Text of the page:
Lastly are deductions. These are things you can claim that lower your taxable income. It isn’t a dollar for dollar benefit, but they reduce your tax by essentially showing you have less income to tax. Here is a list of things that can be used as deductions:
- Contributions to traditional IRAs (subject to earnings limits)
- Interest on student loans
- Interest on mortgages
- Property taxes
- State and local taxes
- Charitable donations
- Some medical expenses
Also, if you had a net loss in the stock market (or any net capital loss), you can claim up to $3,000 of that loss as a reduction of your income. Any loss over $3,000 can be rolled over to future years.
If you add up these deductions, see if they are greater than these standard deductions. If they are greater, you should itemize your deductions in your tax return. It will save you money.
|Filing status||Standard deduction|
|Single or Married filing separately||$6,300|
|Married filing jointly or Qualifying widow(er) with dependent child||$12,600|
|Head of household|
Also be aware of other miscellaneous deductions. If they amount to over 2% of your adjusted gross income, you can claim them too. These include:
- Dependent care
- Tools for work
- Magazine subscriptions
- Fees you pay to get your taxes prepared
- Expenses incurred looking for a job
Don’t worry if you’re confused. This is confusing! If you qualify for a lot of the deductions and credits, it may be a good idea to get some help. There are a lot of tax preparation services online that are good and cheap. Many have free tools to help guide you through the process. Most also file your federal return for free. Take advantage of them!
Wouldn’t it be nice to delay paying your taxes? If you are working and trying to save money, wouldn’t be nice to skip your tax for a while so you have more money in your pocket?
Well, there are a few things you can do to delay paying taxes. These deferrals do not eliminate your tax, but rather delay them until you are better able to pay the tax, or until you retire when your tax rate should be lower.
Most of these deferral schemes are attached to retirement plans. We’ll go over two of them.
The primary vehicle for deferring tax is through employer sponsored 401K plans. The money that goes into a 401K is usually “pre-tax” money. This means that your contribution comes out of your paycheck before tax is applied. This money will eventually be taxed, but not until it is withdrawn from the account after you retire. This benefit also applies to the matching contributions that come from your employer.
The second tax benefit of 401Ks is that any gains you make on the investments inside the 401K are not taxed. So, as you buy and sell investments, or earn dividends, you incur no capital gains taxes that could take a chunk out of your investments. This allows greater compounding and growth of your retirement money.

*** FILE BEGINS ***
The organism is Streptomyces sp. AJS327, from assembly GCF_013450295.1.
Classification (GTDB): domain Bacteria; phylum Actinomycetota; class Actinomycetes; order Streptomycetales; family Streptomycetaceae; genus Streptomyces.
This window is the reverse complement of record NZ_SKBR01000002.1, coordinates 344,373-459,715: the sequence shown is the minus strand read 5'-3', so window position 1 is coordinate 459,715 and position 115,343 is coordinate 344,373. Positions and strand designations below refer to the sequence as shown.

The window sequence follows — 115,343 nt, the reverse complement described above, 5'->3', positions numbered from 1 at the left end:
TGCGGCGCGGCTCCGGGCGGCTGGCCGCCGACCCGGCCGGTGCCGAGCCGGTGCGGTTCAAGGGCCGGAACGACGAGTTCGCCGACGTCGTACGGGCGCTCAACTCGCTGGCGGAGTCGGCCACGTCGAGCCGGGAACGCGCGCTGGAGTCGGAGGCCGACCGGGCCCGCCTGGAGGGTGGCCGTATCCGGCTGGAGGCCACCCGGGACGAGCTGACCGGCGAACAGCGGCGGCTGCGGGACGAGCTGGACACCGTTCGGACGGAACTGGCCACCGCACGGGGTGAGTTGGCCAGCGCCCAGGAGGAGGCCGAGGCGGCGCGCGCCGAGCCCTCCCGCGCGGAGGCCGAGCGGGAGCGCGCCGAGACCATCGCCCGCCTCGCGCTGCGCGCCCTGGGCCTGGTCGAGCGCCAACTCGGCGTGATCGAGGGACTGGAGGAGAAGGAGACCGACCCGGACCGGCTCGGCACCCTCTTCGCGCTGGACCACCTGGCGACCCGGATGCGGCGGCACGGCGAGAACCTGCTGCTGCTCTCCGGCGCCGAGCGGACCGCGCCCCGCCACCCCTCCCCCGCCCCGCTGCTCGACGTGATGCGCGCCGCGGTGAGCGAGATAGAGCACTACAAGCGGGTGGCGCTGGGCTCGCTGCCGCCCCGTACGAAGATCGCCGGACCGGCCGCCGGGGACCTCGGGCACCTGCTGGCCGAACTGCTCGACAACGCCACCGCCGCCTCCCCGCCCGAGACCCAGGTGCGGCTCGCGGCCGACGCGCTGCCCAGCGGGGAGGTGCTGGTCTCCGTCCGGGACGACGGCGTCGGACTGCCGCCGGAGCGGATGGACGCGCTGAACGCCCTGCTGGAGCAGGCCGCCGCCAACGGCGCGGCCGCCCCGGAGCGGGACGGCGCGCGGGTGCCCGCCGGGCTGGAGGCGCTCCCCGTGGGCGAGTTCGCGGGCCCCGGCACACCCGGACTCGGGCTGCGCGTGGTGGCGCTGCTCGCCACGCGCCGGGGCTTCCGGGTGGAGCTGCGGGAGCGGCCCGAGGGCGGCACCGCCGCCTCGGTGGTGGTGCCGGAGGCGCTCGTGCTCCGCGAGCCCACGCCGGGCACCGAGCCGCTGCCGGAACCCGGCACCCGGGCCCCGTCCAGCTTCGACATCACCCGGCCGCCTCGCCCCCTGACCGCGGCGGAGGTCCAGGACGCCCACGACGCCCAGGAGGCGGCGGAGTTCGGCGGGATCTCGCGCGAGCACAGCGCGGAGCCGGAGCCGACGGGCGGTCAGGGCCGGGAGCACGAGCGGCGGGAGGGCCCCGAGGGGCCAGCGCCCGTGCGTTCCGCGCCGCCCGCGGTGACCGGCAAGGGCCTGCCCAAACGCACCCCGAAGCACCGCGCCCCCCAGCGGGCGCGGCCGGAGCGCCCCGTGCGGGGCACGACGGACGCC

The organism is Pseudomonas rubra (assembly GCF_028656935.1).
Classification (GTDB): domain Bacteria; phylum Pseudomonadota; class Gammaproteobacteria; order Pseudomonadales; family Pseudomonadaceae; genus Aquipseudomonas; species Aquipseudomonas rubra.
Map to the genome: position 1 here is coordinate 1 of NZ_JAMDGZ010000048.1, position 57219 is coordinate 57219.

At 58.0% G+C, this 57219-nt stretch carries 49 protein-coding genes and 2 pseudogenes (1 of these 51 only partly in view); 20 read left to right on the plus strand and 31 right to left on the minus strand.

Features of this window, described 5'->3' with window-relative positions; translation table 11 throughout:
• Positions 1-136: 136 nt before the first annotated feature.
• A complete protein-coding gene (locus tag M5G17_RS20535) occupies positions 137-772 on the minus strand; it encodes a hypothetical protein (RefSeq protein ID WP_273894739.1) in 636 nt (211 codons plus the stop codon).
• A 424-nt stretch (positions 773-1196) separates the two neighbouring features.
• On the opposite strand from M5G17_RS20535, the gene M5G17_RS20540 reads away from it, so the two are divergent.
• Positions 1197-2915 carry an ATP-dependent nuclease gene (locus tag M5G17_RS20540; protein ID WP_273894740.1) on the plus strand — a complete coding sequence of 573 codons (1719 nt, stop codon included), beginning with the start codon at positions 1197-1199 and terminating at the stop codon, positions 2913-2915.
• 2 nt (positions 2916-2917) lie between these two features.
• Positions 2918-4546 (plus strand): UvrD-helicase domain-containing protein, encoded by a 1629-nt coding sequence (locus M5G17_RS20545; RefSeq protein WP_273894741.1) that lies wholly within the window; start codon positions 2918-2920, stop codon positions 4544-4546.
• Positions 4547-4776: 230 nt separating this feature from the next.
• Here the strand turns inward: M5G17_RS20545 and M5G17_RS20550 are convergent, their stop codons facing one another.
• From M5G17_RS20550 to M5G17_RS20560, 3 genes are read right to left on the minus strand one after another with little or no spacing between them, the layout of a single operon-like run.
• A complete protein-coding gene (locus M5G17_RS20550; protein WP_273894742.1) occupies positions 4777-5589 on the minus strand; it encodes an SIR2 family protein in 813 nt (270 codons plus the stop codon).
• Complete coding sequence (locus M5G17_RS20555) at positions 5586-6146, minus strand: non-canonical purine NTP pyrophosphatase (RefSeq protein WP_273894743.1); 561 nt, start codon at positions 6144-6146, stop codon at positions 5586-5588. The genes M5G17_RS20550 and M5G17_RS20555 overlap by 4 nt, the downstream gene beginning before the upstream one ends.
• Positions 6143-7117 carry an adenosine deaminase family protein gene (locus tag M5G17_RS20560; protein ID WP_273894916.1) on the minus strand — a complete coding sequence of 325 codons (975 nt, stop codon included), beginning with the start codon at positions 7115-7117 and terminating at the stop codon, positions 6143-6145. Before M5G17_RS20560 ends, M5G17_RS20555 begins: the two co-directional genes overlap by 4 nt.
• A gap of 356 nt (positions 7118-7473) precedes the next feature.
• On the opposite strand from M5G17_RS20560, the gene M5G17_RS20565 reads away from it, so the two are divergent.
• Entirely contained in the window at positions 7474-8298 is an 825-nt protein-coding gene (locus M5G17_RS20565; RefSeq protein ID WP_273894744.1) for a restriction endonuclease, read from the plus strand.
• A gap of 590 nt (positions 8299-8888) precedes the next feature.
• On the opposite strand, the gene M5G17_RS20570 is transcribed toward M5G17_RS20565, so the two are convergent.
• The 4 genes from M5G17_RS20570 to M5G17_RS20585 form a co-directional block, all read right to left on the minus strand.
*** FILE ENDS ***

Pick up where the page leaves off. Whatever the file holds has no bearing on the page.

Once you start taking funds out of a 401K, the withdrawals will be taxed as ordinary income. And once you have retired, your tax rate should be lower than when you were employed. This deferral of taxes until you’re in a lower tax bracket is the key benefit of a 401K.
Another vehicle for deferring tax is through a Traditional IRA. But there is a catch to Traditional IRAs. If you or your spouse has access to a retirement plan at work, then the benefit of pre-tax contributions can vanish. The lines are drawn according to earnings limits and how you file your taxes. Check the IRS web site to see the earning limits.
But even if your Traditional IRA contributions are “non-deductible” (after-tax), the contributions can still grow in the account tax free, thereby avoiding capital gains taxes that would be applied in a regular account.
Like a 401K, funds in Traditional IRAs are taxed as ordinary income when they are withdrawn in retirement, when your tax rate is (hopefully) lower.
There is one other account we should mention: A Roth IRA. These accounts are not tax-deferred accounts. You contribute after-tax money, so the tax advantages do not involve deferring your tax. But there are significant tax benefits to these accounts. The funds in these accounts can grow tax free like in a traditional IRA and 401K. But best of all, once you retire, your withdrawals are “tax exempt.” You’ve paid tax on these funds before they went it, so your withdrawals are tax-free.
There are earning limits associated with these accounts. If you earn too much, you will not be eligible for a Roth IRA. To see the earnings limits, check the IRS web site here.
One very important thing to note with all of these accounts is that they are geared towards retirement. If you need to access these funds before retirement, you will incur a 10% penalty on the withdrawal as well as all applicable taxes. This will result in a substantial loss of savings. Make sure any money you put into these accounts doesn’t need to be accessed before you retire.
One final way the US tax system allows for tax deferrals is through a 1031 like-kind exchange. These are specifically created for people using property as an investment. It allows for the deferral of capital gains taxes on the sale of an investment property if the proceeds are rolled into a “like-kind” property that is identified within 45 days and bought within 180 days. It is a very specific, very complicated benefit, but one that can defer capital gains tax indefinitely.
We should also note that this benefit does not apply to second homes or vacation properties. Sorry! The property in the sale must be an investment property. But property can include things like art or antiques, as long as they were purchased as an investment.
In the end, you can’t really avoid paying tax. You’ll have to pay them some time. But you can defer it into the future giving you some flexibility about when you want to pay. Hopefully these opportunities will leave a bit more money in your pocket when you most need it and help you save for the future.